The truth is, despite their relative youth and diminutive size, the new little girls are a bad influence.  Oh, I know they look innocent enough, but don't let that shy appearance fool you.  Undeterred by the electric net fencing, they slip nonplussed between the strands out onto the grounds beyond to undertake a more literal free-ranging, unapologetic that the older, larger Iowa Blues with whom they share the annex are enticed to follow. 

We haven't had this problem before -- not leastwise, it's true, because we have generally started with older birds.  That said, the Blues arrived a month ago at precisely the same age and expressed no dissatisfaction with their habitat.  Until, that is, they were seduced by Welly and Amy -- the now 7-week old gift birds I received from friends as appreciation for my several months of off-farm work that are coming to an end.  I value the gift, but it is keeping me up at night.

There are, after all, predators out there.  Chickens, as more than one expert has pointed out, are the snack food of the food chain.  Everybody likes to eat chicken.  I certainly know that my electrified circumference is little enough deterrence for a determined raccoon or fox or coyote or, let's face it, anything else with an active appetite and a willing set of teeth.  But they don't have to make it easy. 

Like any adolescent sneaking out of the house when they think no one is looking, they are oblivious to the risks.  In thrall to the age-old delusion that "the worms are always longer on the other side of the fence," they slip the cords and scratch contentedly under the nearby tree.  So far, like a helicopter parent, I have found them soon enough and encouraged them homeward.  I can almost see them rolling their eyes at my hyper sense of precaution, but I can live with their disdain.  It's preferable to a mauled carcass. 

Eventually, I know, they will outgrow the opportunity.  In a matter of weeks their maturing girth will no longer permit such unsanctioned excursions.  In the meantime I am trying to make "home" a more appealing option by sprinkling scratch -- chicken candy, as it were -- more liberally around the coop.  It has the double advantage of enticing them to stick around and accelerating their weight gain.  In addition I'm going to encourage their older roommates to start exerting a more positive influence.  After all, it's their feathers in the game too.  It's time they started acting their age.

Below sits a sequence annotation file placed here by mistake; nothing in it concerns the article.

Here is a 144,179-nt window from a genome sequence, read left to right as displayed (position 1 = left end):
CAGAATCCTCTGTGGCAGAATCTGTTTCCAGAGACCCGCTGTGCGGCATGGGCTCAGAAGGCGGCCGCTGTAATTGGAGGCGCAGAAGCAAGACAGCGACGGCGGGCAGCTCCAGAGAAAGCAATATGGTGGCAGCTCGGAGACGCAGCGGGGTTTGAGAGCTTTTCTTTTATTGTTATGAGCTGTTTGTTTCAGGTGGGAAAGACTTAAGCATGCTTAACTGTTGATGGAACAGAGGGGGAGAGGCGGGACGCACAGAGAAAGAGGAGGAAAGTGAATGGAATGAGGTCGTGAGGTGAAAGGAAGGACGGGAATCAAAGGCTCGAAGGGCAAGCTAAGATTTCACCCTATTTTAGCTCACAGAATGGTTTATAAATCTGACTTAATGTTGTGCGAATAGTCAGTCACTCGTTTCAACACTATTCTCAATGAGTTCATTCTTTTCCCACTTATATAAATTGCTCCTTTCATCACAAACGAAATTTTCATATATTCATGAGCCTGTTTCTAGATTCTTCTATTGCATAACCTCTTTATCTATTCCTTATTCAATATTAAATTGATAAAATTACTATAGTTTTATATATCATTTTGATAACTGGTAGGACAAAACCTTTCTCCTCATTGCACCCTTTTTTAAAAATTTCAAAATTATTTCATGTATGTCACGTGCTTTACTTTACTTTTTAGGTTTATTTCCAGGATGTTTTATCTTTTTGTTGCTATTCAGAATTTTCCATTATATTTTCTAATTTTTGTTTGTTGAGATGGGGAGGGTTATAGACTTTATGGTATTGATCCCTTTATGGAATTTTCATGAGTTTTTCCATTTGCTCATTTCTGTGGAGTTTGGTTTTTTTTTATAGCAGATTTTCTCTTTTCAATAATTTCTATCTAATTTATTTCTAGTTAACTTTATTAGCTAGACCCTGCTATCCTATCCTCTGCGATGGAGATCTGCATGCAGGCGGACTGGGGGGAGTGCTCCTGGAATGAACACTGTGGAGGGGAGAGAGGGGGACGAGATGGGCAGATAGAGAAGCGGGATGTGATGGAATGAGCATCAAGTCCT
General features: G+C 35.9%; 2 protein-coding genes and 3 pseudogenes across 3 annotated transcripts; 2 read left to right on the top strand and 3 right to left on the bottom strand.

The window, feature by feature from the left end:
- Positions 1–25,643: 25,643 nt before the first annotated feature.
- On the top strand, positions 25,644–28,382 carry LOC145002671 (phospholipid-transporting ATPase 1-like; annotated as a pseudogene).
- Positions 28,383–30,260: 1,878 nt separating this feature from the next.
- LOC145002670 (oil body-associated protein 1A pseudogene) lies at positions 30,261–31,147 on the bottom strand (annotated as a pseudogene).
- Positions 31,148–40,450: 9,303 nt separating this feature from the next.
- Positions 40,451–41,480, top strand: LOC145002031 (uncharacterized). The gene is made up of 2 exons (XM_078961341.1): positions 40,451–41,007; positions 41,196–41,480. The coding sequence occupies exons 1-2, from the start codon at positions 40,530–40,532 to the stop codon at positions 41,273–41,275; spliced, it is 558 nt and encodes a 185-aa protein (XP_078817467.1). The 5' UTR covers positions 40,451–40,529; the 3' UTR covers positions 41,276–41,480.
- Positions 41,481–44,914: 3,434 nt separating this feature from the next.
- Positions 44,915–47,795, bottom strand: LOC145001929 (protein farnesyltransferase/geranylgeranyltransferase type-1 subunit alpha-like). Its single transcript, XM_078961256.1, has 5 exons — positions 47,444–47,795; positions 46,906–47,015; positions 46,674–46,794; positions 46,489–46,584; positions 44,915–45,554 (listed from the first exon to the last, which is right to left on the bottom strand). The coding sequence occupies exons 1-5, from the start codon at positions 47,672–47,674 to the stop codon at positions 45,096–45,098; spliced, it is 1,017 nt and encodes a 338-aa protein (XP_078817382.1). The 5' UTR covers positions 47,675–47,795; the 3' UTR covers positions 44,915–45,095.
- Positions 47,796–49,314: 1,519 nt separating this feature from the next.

Who am I kidding?  If I haven't yet started doing that -- a reasonably intelligent, well-educated and occasionally prudent adult -- why do I think it will happen with youthful chickens?

So, keep them in your prayers.  I'd like to see them live long enough to lay an egg or two.

Thursday, May 14, 2015

The Rain and, Perchance, a Nap

Gamed called on account of rain.
The garden game, that is.  I had a day otherwise planned.  Much of the planting has been accomplished, thanks in large part to the clergy group that convenes here once a month for a day long retreat spent elbow-deep in the metaphorical synergies of gardening, earth care and ministry.  Two months ago they helped create the soil blocks in which the early seeds germinated in the greenhouse.  Last week they moved many of those seedlings out from their sheltered environment and into the garden soil, planted potatoes and several varieties of seeds, prepared more soil, and fertilized.  Since then I have planted the remainder of the seeds, added a few rows, and just yesterday reassembled the irrigation system -- miles of feeder lines and drip tapes attached to a true "Rube Goldberg" hose-splitting contraption that brings it all to life.  It isn't completed.  With this year's various expansions I have ordered some additional parts required to connect every furrow, but it is essentially in place.

What remains are all the tomato plants, onions and peppers still nestled in greenhouse limbo, and then figuring out what I'm going to do with the hundreds of leftover brassicas for which I clearly, sadly, have no room.

My intent today had been to prepare the receiving spaces for the tomatoes.  With over 100 seedlings to plant, it's a sizable undertaking -- which is fine.  We are, after all, talking about tomatoes -- this year some 14 different varieties, mostly heirlooms, many of which are new to me:
Fargo Yellow Pear
Dakota Sport
Cherokee Purple
Amish Paste
Green Zebra
True Black Brandywine
Blue Berry
Kellogs Breakfast
Black Krim
Speckled Roman
Brandywine Suduth's Strain
Mexico Midget
Black Plum

Those, plus a few Green Husk Tomatillos.

It's hard to have too many tomatoes.

At present they are all standing tall in their 32-ounce convenience store soda cups into which they were moved for further root development when they outgrew their soil blocks.  They have spent some hours in recent days soaking up the sun just outside the greenhouse, hardening off, but I can tell they are anxious to move into the home they have never known; settling in and reaching deeply into the soil.  The tomatoes, but also their spicier counterparts still languishing alongside them on the shelves.

But it's raining -- and supposedly will be all day.  A half-inch already since it started sometime before dawn.  We could see another inch by sunset if the predictions are on track.  I don't really mind.  The rain barrels need topping off, and the trees are almost certainly thirsty.  The garden, in general, can use a good and deep drink, and the flowers certainly aren't complaining.  Neither do the chickens seem inconvenienced, harvesting as they are a bumper crop of worms.  For my part, however, I think I'll make other, drier plans for the day -- some reading, perhaps, long-neglected, or whittling down the mountainous piles crowding my office.

Or maybe, if I'm not careful, a nap.
Hmmm.  Maybe the rain will continue tomorrow as well.